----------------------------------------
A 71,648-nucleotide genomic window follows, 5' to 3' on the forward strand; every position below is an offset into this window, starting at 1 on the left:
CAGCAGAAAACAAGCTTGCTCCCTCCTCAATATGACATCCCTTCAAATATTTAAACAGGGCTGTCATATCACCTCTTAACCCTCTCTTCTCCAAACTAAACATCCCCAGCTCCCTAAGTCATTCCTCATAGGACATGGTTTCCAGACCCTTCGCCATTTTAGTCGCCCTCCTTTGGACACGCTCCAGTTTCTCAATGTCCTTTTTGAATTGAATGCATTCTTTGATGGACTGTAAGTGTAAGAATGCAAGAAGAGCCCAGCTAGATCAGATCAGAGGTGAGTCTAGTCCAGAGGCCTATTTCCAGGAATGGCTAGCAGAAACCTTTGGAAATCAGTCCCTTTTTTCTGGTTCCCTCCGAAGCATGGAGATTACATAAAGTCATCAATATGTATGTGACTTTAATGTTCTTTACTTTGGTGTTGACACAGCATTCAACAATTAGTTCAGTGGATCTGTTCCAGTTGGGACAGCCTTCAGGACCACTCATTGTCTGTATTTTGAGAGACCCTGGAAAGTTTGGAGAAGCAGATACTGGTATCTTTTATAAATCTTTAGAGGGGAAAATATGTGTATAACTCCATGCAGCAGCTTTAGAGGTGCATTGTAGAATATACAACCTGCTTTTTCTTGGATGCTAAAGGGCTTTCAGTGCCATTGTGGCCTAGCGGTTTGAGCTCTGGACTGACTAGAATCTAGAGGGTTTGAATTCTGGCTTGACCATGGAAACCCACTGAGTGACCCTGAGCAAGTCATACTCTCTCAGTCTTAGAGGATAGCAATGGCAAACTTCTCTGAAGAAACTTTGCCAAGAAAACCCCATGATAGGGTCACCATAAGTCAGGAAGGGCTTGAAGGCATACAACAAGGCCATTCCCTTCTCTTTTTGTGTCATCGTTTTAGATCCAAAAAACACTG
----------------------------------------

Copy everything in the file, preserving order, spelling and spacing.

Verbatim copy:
A 71,648-nucleotide genomic window follows, 5' to 3' on the forward strand; every position below is an offset into this window, starting at 1 on the left:
CAGCAGAAAACAAGCTTGCTCCCTCCTCAATATGACATCCCTTCAAATATTTAAACAGGGCTGTCATATCACCTCTTAACCCTCTCTTCTCCAAACTAAACATCCCCAGCTCCCTAAGTCATTCCTCATAGGACATGGTTTCCAGACCCTTCGCCATTTTAGTCGCCCTCCTTTGGACACGCTCCAGTTTCTCAATGTCCTTTTTGAATTGAATGCATTCTTTGATGGACTGTAAGTGTAAGAATGCAAGAAGAGCCCAGCTAGATCAGATCAGAGGTGAGTCTAGTCCAGAGGCCTATTTCCAGGAATGGCTAGCAGAAACCTTTGGAAATCAGTCCCTTTTTTCTGGTTCCCTCCGAAGCATGGAGATTACATAAAGTCATCAATATGTATGTGACTTTAATGTTCTTTACTTTGGTGTTGACACAGCATTCAACAATTAGTTCAGTGGATCTGTTCCAGTTGGGACAGCCTTCAGGACCACTCATTGTCTGTATTTTGAGAGACCCTGGAAAGTTTGGAGAAGCAGATACTGGTATCTTTTATAAATCTTTAGAGGGGAAAATATGTGTATAACTCCATGCAGCAGCTTTAGAGGTGCATTGTAGAATATACAACCTGCTTTTTCTTGGATGCTAAAGGGCTTTCAGTGCCATTGTGGCCTAGCGGTTTGAGCTCTGGACTGACTAGAATCTAGAGGGTTTGAATTCTGGCTTGACCATGGAAACCCACTGAGTGACCCTGAGCAAGTCATACTCTCTCAGTCTTAGAGGATAGCAATGGCAAACTTCTCTGAAGAAACTTTGCCAAGAAAACCCCATGATAGGGTCACCATAAGTCAGGAAGGGCTTGAAGGCATACAACAAGGCCATTCCCTTCTCTTTTTGTGTCATCGTTTTAGATCCAAAAAACACTG